Nation and World News

Ahmed Eissa

Senior Staff Writer

aeissa2@umbc.edu

United States

United States health officials confirmed on Tuesday that a man who traveled from Liberia to the United States has been diagnosed with Ebola. Another patient, at Howard University Hospital in Washington, D.C., began evaluation for Ebola on Friday.

United States health officials confirmed on Tuesday that a man who traveled from Liberia to the United States has been diagnosed with Ebola. This is the first known case of the virus in the United States associated with the current outbreak in West Africa.

The identity of the man has not been disclosed and he is being treated in isolation in a hospital in Dallas, Texas.

Meanwhile, a patient at Shady Grove Adventist Hospital in Rockville, Maryland was suspected to have Ebola, but tested negative for the virus. Another patient, at Howard University Hospital in Washington, D.C., began evaluation for Ebola on Friday.

The virus has claimed the lives of more than 3,000 people in West Africa since its outbreak. The United States is mounting efforts to prevent Ebola’s spread both at home and abroad.

Mali

The UN has deployed peacekeepers across northern Mali in an effort to secure the region after separatists and Islamists seized control of the north after a coup in the capital in 2012.

Nine United Nations peacekeepers were killed in Mali on Friday when armed gunmen on motorbikes ambushed their convoy. The attack was the deadliest yet on UN troops in Mali.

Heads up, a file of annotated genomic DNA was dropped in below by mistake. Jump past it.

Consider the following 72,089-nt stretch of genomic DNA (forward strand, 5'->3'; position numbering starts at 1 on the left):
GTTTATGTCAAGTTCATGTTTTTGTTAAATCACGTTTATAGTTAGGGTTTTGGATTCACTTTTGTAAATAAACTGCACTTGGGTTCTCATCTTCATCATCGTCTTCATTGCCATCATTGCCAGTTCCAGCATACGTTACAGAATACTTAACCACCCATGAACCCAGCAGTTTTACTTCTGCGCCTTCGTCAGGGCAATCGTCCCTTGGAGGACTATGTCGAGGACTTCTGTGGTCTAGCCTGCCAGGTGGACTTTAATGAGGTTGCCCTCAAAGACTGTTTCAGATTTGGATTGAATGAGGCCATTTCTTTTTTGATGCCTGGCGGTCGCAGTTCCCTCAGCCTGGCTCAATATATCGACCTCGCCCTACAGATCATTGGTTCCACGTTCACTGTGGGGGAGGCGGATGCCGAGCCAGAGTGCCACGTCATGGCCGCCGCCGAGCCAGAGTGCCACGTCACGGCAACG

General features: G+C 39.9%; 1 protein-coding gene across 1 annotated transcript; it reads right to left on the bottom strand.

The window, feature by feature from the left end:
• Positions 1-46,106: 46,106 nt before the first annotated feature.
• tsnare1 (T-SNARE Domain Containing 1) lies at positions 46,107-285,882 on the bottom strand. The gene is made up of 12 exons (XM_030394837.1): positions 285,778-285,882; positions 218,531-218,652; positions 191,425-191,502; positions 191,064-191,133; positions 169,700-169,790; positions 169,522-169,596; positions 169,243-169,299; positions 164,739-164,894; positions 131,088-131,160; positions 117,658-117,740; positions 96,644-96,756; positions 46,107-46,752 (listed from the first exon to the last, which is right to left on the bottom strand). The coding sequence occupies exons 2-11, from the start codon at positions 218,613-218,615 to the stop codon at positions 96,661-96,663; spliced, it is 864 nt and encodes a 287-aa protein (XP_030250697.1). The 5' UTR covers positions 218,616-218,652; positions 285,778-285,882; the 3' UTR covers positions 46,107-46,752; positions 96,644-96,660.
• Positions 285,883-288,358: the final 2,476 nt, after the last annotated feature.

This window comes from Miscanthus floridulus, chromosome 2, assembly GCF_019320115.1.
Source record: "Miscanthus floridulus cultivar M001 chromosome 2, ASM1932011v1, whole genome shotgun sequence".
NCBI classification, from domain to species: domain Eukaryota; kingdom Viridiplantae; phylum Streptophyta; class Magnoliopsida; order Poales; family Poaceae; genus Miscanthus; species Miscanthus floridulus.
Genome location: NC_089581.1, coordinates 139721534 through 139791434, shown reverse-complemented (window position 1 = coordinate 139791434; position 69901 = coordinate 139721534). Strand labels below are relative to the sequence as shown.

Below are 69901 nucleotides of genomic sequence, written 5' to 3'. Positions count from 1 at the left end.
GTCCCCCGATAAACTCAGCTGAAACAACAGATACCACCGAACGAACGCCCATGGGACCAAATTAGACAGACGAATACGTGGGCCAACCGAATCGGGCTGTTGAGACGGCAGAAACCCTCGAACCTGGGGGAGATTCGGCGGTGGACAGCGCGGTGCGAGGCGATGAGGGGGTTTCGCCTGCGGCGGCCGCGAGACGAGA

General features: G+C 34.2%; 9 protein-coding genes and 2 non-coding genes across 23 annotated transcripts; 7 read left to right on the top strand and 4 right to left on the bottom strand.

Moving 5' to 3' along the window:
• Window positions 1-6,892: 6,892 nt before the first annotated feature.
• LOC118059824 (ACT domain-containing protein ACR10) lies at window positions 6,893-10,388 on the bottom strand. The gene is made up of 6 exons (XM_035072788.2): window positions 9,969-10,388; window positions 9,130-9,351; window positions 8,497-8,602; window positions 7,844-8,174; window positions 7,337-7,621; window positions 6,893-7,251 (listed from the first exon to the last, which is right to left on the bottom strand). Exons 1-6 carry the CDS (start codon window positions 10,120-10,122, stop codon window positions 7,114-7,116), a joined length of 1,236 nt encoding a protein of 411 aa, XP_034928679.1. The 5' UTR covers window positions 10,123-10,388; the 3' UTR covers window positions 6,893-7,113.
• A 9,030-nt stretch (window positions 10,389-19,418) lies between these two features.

“They were targeting a convoy that included a fuel truck, knowing full well that an attack on a fuel truck would cause an even greater number of casualties, which adds to the horrendous nature of the crime,” said UN spokesman Stephane Dujarric.

Dujarric also said that UN Secretary General Ban Ki-moon was shocked and outraged by the attack and called for the assailants to be brought to justice.

Thirty peacekeepers have been killed and 90 have been wounded in Mali since July 2013. The UN has deployed peacekeepers across northern Mali in an effort to secure the region after separatists and Islamists seized control of the north following a coup in the capital in 2012.

 

Myanmar

Various human rights groups condemned a Myanmar government plan on Friday that proposes to force thousands of minority Rohingya Muslims into detention camps indefinitely if they do not qualify for citizenship. The plan outlines that Rohingya must identify themselves as Bengali in order to possible obtain citizenship.

Various human rights groups condemned a Myanmar government plan on Friday that proposes to force thousands of minority Rohingya Muslims into detention camps indefinitely if they do not qualify for citizenship.

The majority of Myanmar’s Rohingya Muslims live in the west-coast Rakhine state and are subjected to apartheid-like conditions in the Buddhist-majority country.

The government has refused to grant most Rohingya citizenship and instead refers to them as Bengali, implying that they are illegal immigrants from Bangladesh. Rohingyas, who have lived in Myanmar for generations, reject this classification.

In 2012 alone, almost 140,000 Rohingya were displaced after violent clashes with ethnic Buddhists in Rakhine.